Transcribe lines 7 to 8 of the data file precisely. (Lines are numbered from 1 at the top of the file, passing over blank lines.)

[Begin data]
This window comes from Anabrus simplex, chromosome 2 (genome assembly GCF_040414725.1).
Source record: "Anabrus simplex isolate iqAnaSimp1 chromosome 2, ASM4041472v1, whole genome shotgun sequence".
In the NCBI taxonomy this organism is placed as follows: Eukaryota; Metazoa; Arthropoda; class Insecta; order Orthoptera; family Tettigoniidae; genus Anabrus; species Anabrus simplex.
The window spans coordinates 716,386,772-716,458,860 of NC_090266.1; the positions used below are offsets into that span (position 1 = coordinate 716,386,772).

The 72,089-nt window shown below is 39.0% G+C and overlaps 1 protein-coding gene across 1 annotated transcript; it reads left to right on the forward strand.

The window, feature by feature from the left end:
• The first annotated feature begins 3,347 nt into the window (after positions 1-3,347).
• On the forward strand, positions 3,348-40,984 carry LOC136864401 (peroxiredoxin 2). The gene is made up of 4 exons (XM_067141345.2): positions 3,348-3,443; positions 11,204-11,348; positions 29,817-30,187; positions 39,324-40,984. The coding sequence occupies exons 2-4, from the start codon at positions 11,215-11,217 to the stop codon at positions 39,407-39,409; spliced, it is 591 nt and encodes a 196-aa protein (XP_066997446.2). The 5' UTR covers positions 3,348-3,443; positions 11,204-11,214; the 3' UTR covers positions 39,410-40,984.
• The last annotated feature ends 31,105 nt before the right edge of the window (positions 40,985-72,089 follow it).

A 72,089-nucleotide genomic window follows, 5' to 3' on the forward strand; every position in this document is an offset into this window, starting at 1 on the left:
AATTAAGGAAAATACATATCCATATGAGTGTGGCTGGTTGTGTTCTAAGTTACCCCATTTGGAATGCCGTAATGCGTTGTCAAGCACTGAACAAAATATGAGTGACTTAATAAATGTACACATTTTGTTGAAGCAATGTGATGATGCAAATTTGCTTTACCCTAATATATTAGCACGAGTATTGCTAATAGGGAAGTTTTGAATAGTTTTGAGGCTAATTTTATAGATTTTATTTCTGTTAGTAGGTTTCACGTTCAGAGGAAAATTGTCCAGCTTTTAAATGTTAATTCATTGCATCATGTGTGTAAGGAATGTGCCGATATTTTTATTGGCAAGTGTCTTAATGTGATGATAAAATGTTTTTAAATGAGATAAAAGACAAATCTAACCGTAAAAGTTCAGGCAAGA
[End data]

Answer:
• The first annotated feature begins 3,347 nt into the window (after positions 1-3,347).
• On the forward strand, positions 3,348-40,984 carry LOC136864401 (peroxiredoxin 2). The gene is made up of 4 exons (XM_067141345.2): positions 3,348-3,443; positions 11,204-11,348; positions 29,817-30,187; positions 39,324-40,984. The coding sequence occupies exons 2-4, from the start codon at positions 11,215-11,217 to the stop codon at positions 39,407-39,409; spliced, it is 591 nt and encodes a 196-aa protein (XP_066997446.2). The 5' UTR covers positions 3,348-3,443; positions 11,204-11,214; the 3' UTR covers positions 39,410-40,984.